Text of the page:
A disaster scenario is not the easiest idea to cope with in the beginning, people generally are avoiding this subject as being too remote probabilistic-ally speaking to even consider it. But, if you think about it, taking care of your family in a disaster scenario should be your number one priority. And also, if you're watching the news, you should take emergency readiness very seriously, with all these natural (or man-made) disasters happening all around the world.
There are all sorts of things to take care of, you just can't wrap your head around this issue, doesn't it? It seems so complicated, you don't even know where to start. Well, here's a crash course in disaster prepping in six easy steps. After you finish reading it, you can use it as a blueprint for making you and your family more secure if safe.
Step 1: You must store water.
Even if humans are able to resist without food for extended periods of time (for up to three weeks or even more), water is essential for survival, you won't last more than three days without it. In a natural (or man-made) disaster, you can expect for your regular water supply to get toasted/tainted with pollutants (the delivery pumps or the pipelines can be easily damaged in an earthquake or in case of an extended power failure), hence storing water is essential for your survival.
Now, the problem is how to store enough water for you and your family, especially if you live in a confined space. Well, there are a few possibilities to consider.
One possibility is to buy water rations (bottled water and the like), though it may be costly. You must keep in mind that the average adult needs about half a gallon of water/day, so you must make the right calculations and store enough water for at least a few days. Another (cheaper)possibility is to store tap water in food-safe plastic recipients and also to build a water collection system for rain-water.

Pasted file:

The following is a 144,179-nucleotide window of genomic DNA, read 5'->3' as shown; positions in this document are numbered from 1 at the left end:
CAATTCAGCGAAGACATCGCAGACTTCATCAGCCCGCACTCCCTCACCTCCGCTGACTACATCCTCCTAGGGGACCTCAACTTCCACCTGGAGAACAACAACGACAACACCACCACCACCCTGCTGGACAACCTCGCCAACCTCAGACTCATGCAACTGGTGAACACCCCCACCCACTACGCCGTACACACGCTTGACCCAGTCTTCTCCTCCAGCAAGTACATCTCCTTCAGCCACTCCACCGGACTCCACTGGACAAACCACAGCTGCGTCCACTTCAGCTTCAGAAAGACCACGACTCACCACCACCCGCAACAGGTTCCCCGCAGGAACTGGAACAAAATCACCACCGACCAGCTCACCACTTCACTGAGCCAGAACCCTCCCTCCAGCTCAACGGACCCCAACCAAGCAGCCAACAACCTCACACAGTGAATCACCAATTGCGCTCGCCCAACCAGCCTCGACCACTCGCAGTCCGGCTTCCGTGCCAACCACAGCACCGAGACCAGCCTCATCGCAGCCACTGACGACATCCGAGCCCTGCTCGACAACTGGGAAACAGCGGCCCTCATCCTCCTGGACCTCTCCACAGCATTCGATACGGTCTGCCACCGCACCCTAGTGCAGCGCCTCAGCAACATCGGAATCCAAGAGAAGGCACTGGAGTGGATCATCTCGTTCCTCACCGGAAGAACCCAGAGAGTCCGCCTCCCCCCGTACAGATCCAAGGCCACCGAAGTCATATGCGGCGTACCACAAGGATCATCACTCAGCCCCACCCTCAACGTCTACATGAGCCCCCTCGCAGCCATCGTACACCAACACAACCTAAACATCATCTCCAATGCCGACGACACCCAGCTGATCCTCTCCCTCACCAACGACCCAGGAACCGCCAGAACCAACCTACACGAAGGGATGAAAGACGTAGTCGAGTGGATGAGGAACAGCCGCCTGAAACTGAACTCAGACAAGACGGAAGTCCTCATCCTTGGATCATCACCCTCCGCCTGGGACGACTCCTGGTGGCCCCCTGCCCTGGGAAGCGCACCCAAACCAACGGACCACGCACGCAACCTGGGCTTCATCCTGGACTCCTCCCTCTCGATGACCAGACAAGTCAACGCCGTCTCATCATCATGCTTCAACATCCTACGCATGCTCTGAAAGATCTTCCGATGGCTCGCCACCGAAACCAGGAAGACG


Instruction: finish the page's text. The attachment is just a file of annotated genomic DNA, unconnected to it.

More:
Make sure that your water storage containers are sterile and were never used for anything but water before. Consider investing some money in a high-quality water filter and also learn a few tricks about how to sterilize contaminated water (there are a few products on the market used for sterilizing water).
Step 2: Store imperishable foods, canned goods and the like.
Obviously, one must eat from time to time, it looks like a no brainer, but most people don't think about such things, because “it will never happen to me”. You can go for emergency rations or regular canned foods, but make enough supplies to last you for two or three weeks.
Step 3: Buy or make your own 72-hour emergency kit.
As the name suggests, the 72-hour kit must contain enough essential items for survival, for you and your family, in case you need to vacate your residence in case of an emergency. The kit should contain items like food ratios, flares, blankets, meds, your most important papers, you get the idea.
Step 4: Get yourself a backup solution for cooking your food.
In case of a disaster, it's very probable that your power supply (electric AND gas) will be off for at least a few days, and you don't want to eat cold beans out of a can, or do you? A few tips and tricks: if you're living in a rural area, obviously you can cook outdoors, using wood and stuff like that. Another option is to buy a gas-powered barbecue or camping stoves. Use your imagination.
Step 5: You must know how to deal with human waste.
In a disaster scenario, it is very plausible that your toilet/piping systems will stop working. I know, it's not a pretty picture, but these things happen. Consider investing in a sanitation kit, that contains heavy duty garbage bags, powdered chlorinated lime and a bucket with a lid. Don't forget the toilet paper, by God!
Step 6: Be prepared for medical emergencies.
In a disaster scenario, it's very plausible that your access to medical facilities will be impaired, to say the least. You should have first aid kits available and also store critical medications, like antibiotics, analgesics or supply of all prescription medicines your family members require.
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Ramesh Kanukollu is a webmaster and survival skills specialist for several years, You can learn more at http://www.freecycleusa.com/family-survival-plan